For the first time, engineers have managed to create a micro-ring that entangles individual particles of light. In the journal Optica published on 26 January, the team from the University of Pavia in Italy describe a microscopic component small enough to fit onto a standard silicon chip that can generate a continuous supply of entangled photons, which could lead to considerable advances in computing, communications, and cyber security.
Entanglement – the instantaneous connection between two particles no matter their distance apart – is one of the most promising phenomena in all of physics. Although it can be created in the lab and by large-scale optoelectronic components, a practical source of entangled photons that can fit onto an ordinary computer chip has been elusive.
The new design is based on a micro-ring resonator - loops that are etched onto silicon wafers that can corral and then reemit particles of light. By tailoring the design of this resonator, the researchers created a novel source of entangled photons that is extremely small - just 20µm, 100 times smaller than previous components - and highly efficient, making it an ideal on-chip component.
The researchers believe their work is particularly relevant because it demonstrates, for the first time, a quintessential quantum effect, entanglement, in a well-established technology.
Scientists and engineers have long recognised the enormous potential of entangled photons.
First, if something acts on one of the entangled photons then the other one will respond to that action instantly, even if it is on the opposite side of a computer chip or even the opposite side of the Galaxy. This behaviour could be harnessed to increase the power and speed of computations. The second implication is that the two photons can be considered to be, in some sense, a single entity, which would allow for new communication protocols that are immune to spying.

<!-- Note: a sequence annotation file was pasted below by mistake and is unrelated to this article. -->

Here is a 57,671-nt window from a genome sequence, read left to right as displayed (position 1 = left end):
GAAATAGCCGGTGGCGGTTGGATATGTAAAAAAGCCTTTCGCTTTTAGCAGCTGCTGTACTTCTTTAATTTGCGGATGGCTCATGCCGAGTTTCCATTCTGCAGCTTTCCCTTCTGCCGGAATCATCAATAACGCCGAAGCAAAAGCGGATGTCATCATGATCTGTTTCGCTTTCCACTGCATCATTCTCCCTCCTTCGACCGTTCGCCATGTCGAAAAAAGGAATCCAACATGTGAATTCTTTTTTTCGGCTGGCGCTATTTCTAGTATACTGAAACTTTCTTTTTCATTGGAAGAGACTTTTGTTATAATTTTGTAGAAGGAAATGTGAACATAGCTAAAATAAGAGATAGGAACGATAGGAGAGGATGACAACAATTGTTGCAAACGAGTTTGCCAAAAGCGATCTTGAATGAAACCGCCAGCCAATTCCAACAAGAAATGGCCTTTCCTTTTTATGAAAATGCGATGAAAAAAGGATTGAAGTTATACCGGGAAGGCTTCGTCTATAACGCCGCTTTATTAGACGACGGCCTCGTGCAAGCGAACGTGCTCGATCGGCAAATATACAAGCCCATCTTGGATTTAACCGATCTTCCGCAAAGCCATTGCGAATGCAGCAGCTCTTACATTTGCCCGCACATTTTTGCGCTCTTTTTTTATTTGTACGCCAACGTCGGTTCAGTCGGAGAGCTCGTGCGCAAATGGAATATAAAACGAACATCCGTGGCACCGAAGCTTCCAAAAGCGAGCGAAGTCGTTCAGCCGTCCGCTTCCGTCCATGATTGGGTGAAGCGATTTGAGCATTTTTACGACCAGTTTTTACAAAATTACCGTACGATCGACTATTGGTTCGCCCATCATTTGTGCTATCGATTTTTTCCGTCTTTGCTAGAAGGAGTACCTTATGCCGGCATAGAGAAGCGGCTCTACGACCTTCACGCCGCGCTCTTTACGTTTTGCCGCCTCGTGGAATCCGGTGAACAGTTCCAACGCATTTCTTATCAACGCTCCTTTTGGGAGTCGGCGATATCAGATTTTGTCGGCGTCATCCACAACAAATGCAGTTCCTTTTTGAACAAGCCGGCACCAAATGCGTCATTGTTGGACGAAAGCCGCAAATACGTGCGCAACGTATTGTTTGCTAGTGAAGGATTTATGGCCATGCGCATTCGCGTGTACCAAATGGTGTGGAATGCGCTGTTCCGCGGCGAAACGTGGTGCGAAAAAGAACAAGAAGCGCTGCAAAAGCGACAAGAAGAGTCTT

However, to enable the development of new technologies, entangled photon emitters that can be incorporated into existing silicon chip technologies had to be developed.
The researchers explored the potential of ring resonators as a new source for entangled photons. These well-established optoelectronic components can be easily etched onto a silicon wafer in the same manner that other components on semiconductor chips are fashioned. To pump the resonator, a laser beam is directed along an optical fibre to the input side of the sample, and then coupled to the resonator where the photons race around the ring. This creates an ideal environment for the photons to mingle and become entangled.
As photons exited the resonator, the researchers were able to observe that a remarkably high percentage of them exhibited the telltale characteristics of entanglement.
‘Our device is capable of emitting light with striking quantum mechanical properties never observed in an integrated source,’ said Daniele Bajoni, a researcher at the University of Pavia and co-author on the paper. ‘The rate at which the entangled photons are generated is unprecedented for a silicon integrated source, and comparable with that available from bulk crystals that must be pumped by very strong lasers.’